Two great EP’s that taste great together; today, we’re exploring Cognizance and An Age Lost.
First up, the news:
- Atmospheric brutal death metallers (because that’s apparently a thing) Mithras have a new album coming out on October 21st. You can check out the track listing and artwork for On Strange Loops right here.
- Craig Peters of Deeds of Flesh has a new solo project, Destroying the Devoid. The first single is already up, and the full album is out on August 19th.
- Psalms of Misanthropy, the debut album from A Loathing Requiem, is getting the remix/remaster treatment. Head here for a preview of the new version (out September 2nd) and compare it to the original; it sounds like a pretty substantial upgrade to an already excellent album.
- Brutal death metal stalwarts Infecting the Swarm have a new album on the way this fall. Check out “Obscuring the Seventh Sun” for some deliciously nasty riffs and look for Abyss on September 9th.
- Orphalis have graced us with one last track before the release of The Birth of Infinity next Friday. This is shaping up to be an absolute beast of an album, so keep an eye out.
- You thought we were done with brutal death? Too bad! Carnophage just put out a new song, “At the Backside of Our Civilization,” from their upcoming sophomore album. This one is equal parts brains and brawn, with the crushing brutality you’d expect and some surprisingly smart moments and an excellent solo. Monument releases on September 23rd
- Every day I don’t hear something from Arsis, I die a little more. Their latest update has given me a shot of life that I desperately needed in the form of a new song. Check out “As Deep As Your Flesh” from an as of yet untitled/undated album. You can catch them on tour this September with Scar Symmetry, Shattered Sun, and Painted In Exile.
It seems since all the big tech death bands (Obscura, First Fragment, Vale of Pnutella, etc.) have gotten their new music out of the way already, it’s time for the tech death bands to step up. With Cognizance on the verge of dropping a new EP, it’s the perfect time to take a look back at their prior works. Unfortunately, there aren’t a whole lot of them; only six songs across two EP’s. The plus side to this is that there’s no filler whatsoever; this is a band focused on delivering only quality songs, and boy do they deliver.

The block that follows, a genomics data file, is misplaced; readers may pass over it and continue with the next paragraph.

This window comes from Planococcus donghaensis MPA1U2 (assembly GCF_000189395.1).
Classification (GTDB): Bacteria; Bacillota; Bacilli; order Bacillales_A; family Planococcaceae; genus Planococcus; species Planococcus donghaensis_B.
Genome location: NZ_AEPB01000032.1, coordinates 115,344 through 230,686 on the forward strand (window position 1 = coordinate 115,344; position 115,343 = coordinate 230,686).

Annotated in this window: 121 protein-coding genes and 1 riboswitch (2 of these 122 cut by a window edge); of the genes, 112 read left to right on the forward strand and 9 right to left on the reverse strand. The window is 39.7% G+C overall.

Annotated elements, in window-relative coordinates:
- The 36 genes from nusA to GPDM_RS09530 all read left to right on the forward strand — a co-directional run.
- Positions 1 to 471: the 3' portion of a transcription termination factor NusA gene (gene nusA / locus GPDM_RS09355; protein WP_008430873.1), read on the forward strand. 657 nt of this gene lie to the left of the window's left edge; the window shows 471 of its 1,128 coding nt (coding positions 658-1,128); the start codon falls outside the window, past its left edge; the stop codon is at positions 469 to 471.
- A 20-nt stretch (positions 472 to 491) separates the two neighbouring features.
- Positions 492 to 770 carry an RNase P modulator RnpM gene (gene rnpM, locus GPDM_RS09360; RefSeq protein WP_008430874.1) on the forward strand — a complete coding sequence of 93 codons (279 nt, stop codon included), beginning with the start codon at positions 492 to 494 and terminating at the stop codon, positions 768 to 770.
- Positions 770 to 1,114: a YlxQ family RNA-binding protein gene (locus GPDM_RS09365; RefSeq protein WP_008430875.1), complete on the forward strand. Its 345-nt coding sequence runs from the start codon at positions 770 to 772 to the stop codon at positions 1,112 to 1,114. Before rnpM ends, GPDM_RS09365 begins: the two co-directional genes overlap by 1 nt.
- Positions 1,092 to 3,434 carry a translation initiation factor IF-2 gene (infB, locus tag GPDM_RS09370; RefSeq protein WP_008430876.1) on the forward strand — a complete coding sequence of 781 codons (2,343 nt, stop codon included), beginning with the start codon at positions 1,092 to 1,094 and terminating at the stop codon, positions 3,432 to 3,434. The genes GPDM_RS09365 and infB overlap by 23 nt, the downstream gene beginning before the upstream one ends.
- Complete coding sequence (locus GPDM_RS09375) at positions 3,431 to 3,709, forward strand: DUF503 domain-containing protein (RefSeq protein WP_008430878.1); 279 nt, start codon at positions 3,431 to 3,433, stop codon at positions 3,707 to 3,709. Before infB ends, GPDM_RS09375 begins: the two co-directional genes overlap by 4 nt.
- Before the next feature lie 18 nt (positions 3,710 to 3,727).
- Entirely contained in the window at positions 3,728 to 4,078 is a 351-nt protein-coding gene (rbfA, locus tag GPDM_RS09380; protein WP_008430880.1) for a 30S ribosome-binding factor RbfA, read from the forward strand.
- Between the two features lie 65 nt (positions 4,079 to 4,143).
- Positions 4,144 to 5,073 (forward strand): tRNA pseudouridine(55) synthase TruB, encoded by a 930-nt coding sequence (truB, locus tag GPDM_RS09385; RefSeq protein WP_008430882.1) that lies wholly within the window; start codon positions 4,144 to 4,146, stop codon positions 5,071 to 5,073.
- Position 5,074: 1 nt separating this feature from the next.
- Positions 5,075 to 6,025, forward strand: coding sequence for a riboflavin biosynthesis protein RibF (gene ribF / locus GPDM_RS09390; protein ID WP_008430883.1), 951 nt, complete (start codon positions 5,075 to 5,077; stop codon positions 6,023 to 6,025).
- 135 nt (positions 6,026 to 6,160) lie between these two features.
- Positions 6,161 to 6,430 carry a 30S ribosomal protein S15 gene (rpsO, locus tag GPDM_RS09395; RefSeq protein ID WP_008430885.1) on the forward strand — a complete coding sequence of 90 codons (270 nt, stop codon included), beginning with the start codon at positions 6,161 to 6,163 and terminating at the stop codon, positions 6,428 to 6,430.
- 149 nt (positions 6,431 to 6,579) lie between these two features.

There’s not much in the way of purely new ideas coming from Cognizance; in fact, their music is very straightforward, barring a couple weird moments in the closing track of Inquisition. While they might only do one thing, they do it very well and keep the experience surprisingly engaging. Each song shares similar structure and progression, sitting at a comfortable 120BPM and standard time, and the band makes the most of the space they work in. One song might be built largely on low-end, diminished, string skipping riffs, and the next is carried on melodic scale runs and a changing triplet- to 16th-note feel. It’s hard to really do it justice in text, but I admire how much the band does within those confines.
The performances are incredibly tight as well, moving as a unit through a gauntlet of blistering guitar work and blast beats. Each member plays off the other, keeping their own parts interesting and distinct while following the others. The vocal patterns aren’t always conventional, the guitars don’t stick to solid tremolo picking or sweeping, and the drums aren’t simply mirroring the guitar the whole time. I also really enjoyed the guitar solos; they’re all memorable and don’t feel interchangeable, a refreshing change of pace from the normalcy of shredding. Most importantly, the music is fun; it’s hard to ask for more than that.
For as much as I listen to ridiculously fast music, I do require the occasional break from the caffeine/cocaine-addled nonsense of the tech death scene at large. It’s times like those when I’m grateful for bands like An Age Lost, a chill progressive death metal unit from somewhere in Colorado. Make no mistake; despite their slower pace, this is still complex music. It’s just presented in a more palatable form than the audio equivalent of slamming ten Red Bulls. There are layers upon layers of instruments floating through a fog of synthesized strings and choirs, moving forward carefully and taking time to choose its path. As such, nobody is lost in the haze; for everything that’s going on, it’s surprisingly easy to keep track of it all. Part of that is due to the excellent mix, but it also shows how well each of the parts complement the others.
This is also one of the prettiest albums to make its way to TDT. Though the middle of “Temple of Solitude” picks up in speed and the first couple minutes of “Visions” are dissonant and tense, the majority of the music is quite calm. It’s easy to sit back, close your eyes, and get lost in the soundscapes. For each heavy moment on the album, there’s another that fosters quiet reflection. It’s quite relaxing in spite of the growled vocals and heavy riffs.
The Path of Solitude is a very somber album both musically and lyrically. The music is expressed in pale shades of green and grey, and no sunlight pierces the veil of thick mist. The lyrics deal largely with death and decay; not exactly uncommon subject matter, but it’s rare to hear a band that genuinely sounds resigned to it. An Age Lost takes you on a journey, but it’s not one that ends with a triumphant return home.
Cognizance and An Age Lost can both be found on Facebook and the Bandcamp links above. All of their music is available for however much you feel it’s worth; show them some support if you can. That’s all for this week, and as always,
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